Glaxo and its transparency commitment
By Ed Silverman
For the past year, GlaxoSmithKline has vowed to usher in a new era of transparency by creating a system to disclose detailed clinical trial data. This widely publicized move has been hailed by many critics of the pharmaceutical industry who have accused drug makers of deliberately concealing vital information that should be accessible to others in order to confirm safety and effectiveness.
Now, though, a group of researchers is putting the drug maker to the test by requesting detailed data for an infamous study of its Paxil antidepressant, but are squabbling with the drug maker over information being sought. In the process, the dispute is raising questions about whether Glaxo complied with a 2004 consent order with the New York State Attorney General to publicly disclose the Paxil trial data.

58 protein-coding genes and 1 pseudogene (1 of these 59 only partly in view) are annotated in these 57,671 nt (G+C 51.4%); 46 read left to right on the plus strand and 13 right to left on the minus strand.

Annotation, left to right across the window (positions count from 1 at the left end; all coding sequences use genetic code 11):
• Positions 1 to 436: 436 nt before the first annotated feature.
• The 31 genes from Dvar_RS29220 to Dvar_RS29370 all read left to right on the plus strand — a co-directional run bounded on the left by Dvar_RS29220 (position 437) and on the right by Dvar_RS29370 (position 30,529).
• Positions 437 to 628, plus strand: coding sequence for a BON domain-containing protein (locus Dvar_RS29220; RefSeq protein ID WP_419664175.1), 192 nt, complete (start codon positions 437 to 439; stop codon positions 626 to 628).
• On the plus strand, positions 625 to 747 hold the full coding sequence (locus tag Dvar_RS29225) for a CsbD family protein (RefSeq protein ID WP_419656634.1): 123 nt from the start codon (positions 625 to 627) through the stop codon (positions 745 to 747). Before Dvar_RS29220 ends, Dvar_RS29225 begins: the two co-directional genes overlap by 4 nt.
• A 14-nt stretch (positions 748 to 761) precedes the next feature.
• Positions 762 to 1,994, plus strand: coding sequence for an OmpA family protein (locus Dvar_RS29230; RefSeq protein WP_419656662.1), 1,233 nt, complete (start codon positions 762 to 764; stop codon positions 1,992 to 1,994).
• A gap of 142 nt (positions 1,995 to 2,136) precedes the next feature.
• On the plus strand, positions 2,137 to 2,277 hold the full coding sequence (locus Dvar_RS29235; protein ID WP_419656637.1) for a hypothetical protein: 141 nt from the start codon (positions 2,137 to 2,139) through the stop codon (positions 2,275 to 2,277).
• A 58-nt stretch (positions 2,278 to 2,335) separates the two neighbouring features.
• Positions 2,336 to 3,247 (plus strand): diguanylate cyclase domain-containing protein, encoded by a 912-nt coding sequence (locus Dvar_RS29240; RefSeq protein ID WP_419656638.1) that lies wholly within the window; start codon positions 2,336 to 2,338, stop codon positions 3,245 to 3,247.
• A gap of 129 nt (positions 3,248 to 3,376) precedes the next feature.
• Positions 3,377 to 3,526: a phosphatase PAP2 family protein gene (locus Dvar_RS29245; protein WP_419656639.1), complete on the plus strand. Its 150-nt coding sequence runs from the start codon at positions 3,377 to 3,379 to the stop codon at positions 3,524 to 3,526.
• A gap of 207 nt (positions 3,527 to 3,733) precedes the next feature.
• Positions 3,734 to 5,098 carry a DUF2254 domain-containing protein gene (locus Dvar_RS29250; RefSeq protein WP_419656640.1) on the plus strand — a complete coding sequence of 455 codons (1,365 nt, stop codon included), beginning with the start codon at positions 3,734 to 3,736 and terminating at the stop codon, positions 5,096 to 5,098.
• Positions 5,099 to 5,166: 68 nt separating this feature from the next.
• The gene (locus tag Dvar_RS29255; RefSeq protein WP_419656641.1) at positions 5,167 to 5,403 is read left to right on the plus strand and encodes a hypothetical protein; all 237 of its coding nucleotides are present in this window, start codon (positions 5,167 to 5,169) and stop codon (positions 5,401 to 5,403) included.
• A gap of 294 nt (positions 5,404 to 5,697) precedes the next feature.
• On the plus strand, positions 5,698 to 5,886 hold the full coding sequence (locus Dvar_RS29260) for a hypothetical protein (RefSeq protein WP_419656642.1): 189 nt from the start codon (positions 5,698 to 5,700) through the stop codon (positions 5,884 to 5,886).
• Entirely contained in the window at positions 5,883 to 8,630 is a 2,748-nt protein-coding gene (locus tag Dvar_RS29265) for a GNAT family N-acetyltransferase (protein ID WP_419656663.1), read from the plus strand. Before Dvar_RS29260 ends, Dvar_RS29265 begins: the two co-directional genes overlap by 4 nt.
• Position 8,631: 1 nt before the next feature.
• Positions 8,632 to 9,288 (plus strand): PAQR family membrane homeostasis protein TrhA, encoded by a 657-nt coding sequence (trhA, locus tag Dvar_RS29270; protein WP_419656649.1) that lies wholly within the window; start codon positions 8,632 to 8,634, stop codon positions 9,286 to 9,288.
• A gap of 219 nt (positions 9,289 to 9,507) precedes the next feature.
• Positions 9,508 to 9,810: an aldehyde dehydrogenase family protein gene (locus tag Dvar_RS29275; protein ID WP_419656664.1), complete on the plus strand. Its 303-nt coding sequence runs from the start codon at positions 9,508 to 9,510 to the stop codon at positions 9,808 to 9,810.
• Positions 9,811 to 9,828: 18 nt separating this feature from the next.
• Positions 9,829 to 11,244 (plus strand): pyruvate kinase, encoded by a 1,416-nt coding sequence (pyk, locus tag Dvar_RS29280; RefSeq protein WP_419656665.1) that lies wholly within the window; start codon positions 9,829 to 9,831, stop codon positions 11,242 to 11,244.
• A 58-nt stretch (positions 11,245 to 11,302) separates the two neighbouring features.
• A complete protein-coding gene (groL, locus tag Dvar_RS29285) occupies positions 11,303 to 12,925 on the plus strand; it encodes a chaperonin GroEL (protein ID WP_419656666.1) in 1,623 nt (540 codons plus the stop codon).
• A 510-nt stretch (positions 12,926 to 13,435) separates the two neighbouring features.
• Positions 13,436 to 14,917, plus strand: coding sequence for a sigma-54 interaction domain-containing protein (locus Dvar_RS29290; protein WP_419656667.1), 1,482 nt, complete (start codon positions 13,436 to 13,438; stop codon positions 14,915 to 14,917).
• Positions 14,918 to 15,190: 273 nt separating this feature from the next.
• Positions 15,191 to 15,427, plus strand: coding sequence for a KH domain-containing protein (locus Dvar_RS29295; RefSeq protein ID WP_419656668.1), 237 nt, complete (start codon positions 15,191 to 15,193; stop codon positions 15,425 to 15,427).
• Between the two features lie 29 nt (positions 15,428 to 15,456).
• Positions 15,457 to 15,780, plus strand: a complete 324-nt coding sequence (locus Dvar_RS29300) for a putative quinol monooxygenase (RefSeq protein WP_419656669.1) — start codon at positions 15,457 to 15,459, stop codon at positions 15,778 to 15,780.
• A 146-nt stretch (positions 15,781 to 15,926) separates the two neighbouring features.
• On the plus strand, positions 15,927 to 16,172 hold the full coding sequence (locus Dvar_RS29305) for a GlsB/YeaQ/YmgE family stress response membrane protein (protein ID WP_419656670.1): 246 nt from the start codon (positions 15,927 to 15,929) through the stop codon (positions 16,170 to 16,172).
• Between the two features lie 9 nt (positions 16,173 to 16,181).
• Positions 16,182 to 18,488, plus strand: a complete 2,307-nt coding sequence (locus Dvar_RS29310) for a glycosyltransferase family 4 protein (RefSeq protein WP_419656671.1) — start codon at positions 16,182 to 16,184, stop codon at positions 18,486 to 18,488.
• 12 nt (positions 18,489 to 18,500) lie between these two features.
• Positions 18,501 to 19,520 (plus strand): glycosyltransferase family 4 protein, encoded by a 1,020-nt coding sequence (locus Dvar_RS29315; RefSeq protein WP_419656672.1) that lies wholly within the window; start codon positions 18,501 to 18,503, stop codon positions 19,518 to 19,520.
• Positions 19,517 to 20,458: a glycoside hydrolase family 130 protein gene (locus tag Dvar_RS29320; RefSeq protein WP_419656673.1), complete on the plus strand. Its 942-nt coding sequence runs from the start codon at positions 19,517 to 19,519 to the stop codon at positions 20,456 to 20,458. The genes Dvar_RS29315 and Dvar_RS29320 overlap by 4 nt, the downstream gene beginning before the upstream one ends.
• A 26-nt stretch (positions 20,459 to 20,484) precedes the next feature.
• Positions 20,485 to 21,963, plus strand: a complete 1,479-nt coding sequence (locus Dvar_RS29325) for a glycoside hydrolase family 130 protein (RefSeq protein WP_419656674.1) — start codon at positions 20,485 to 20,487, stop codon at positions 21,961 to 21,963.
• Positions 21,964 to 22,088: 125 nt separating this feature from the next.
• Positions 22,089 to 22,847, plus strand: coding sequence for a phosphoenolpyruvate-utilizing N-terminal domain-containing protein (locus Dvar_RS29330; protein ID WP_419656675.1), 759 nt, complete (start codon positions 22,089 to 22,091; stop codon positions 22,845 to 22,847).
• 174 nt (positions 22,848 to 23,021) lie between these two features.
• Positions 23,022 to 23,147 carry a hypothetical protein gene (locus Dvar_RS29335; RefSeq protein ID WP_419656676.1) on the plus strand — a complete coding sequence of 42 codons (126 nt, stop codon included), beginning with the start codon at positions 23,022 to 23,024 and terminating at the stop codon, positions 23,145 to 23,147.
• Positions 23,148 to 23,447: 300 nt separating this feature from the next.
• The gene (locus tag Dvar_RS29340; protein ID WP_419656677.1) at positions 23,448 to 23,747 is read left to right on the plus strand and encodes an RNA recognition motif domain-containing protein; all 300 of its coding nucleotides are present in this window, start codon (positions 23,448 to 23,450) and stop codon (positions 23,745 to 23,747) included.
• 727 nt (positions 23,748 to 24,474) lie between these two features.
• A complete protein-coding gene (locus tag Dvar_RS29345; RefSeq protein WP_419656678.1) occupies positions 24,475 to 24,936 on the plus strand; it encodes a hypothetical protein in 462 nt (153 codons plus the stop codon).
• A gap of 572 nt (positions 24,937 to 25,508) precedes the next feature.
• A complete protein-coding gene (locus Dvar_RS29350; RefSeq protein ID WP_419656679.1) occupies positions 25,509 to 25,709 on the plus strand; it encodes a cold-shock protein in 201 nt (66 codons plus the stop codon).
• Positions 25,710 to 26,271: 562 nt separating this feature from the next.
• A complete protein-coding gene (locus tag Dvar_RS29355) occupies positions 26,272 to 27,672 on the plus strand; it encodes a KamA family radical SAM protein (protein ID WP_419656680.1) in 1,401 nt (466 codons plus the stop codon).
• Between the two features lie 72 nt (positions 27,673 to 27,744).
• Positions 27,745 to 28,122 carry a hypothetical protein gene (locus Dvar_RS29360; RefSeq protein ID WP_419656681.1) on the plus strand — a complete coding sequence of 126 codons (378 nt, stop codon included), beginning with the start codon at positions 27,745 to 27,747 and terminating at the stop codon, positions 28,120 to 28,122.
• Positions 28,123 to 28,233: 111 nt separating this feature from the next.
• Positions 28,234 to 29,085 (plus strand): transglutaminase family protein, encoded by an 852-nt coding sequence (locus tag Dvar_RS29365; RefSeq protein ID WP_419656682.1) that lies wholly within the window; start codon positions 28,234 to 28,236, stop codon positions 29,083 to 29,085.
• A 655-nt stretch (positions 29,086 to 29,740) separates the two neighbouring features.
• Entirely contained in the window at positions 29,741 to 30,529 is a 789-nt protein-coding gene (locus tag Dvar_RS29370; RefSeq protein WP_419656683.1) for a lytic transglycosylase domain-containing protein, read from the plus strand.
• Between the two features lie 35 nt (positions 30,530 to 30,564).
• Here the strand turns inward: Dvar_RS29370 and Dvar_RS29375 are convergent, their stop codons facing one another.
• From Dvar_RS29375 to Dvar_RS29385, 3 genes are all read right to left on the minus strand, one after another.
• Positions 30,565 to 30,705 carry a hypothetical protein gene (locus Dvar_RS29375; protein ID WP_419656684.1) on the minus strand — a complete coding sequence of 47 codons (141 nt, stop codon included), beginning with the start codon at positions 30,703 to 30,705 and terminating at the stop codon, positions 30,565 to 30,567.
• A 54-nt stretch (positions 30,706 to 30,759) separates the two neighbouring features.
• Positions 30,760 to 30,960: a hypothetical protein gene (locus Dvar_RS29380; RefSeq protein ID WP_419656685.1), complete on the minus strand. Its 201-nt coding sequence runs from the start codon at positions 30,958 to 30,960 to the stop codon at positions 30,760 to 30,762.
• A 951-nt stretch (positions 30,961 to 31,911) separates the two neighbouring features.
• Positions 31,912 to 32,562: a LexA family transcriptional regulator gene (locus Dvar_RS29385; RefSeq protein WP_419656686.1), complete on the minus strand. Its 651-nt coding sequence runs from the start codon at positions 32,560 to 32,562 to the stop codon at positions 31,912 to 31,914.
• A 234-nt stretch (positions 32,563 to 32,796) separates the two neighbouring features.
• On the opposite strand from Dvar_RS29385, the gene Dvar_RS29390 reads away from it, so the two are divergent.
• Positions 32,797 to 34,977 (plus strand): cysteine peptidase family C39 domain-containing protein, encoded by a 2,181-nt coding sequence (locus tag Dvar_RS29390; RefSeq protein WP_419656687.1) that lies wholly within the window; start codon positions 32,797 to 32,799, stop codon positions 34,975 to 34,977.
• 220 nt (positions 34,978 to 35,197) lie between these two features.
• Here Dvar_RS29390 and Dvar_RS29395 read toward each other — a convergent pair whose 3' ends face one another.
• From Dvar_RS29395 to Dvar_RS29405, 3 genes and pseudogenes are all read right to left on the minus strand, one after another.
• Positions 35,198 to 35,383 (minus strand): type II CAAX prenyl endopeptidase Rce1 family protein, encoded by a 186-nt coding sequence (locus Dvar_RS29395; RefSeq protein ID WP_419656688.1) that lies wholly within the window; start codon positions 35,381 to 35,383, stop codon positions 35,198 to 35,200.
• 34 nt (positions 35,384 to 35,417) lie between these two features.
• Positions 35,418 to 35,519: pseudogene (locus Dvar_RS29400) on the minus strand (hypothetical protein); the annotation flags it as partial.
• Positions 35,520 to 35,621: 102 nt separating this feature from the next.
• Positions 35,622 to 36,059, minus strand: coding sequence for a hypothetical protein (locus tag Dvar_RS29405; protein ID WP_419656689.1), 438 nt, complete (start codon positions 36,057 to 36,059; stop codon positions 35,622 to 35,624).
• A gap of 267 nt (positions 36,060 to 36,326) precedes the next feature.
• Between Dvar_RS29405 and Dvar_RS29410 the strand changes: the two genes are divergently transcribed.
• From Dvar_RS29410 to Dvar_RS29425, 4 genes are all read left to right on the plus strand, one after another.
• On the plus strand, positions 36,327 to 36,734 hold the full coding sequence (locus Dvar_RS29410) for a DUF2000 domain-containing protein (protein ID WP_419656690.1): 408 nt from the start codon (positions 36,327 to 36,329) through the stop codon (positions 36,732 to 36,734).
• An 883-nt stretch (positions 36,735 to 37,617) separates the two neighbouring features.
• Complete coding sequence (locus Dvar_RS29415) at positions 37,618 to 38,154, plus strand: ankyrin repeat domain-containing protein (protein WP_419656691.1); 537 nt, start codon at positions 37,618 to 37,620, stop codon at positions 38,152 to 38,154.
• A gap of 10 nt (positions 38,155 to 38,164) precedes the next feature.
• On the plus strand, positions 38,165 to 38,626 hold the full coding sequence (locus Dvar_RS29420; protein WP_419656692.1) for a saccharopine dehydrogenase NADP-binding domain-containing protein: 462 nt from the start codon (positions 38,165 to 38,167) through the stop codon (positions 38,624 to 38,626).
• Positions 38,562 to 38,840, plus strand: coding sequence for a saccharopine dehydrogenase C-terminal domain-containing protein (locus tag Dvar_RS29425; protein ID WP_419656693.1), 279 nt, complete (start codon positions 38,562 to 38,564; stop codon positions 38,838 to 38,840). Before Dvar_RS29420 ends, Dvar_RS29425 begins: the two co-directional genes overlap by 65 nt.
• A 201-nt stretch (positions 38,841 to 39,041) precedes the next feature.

At issue is data for Study 329. Glaxo participated in preparing, publishing, and distributing what U.S. authorities called a “misleading medical journal article” because the results reported that a Paxil clinical trial demonstrated efficacy in treating depression in patients under age 18, when the study actually failed to make the case. The trial missed its endpoints and also figured in a ghostwriting controversy.
For more than a decade, the study has haunted Glaxo after it became known that suicide risks in what was one of the best-selling antidepressants had been minimized. The episode, which led Glaxo to the 2004 consent order, factored into the $3 billion settlement with the U.S. Department of Justice last year for illegal promotion and pricing activities. For its part, Glaxo maintains it has fully complied with the order.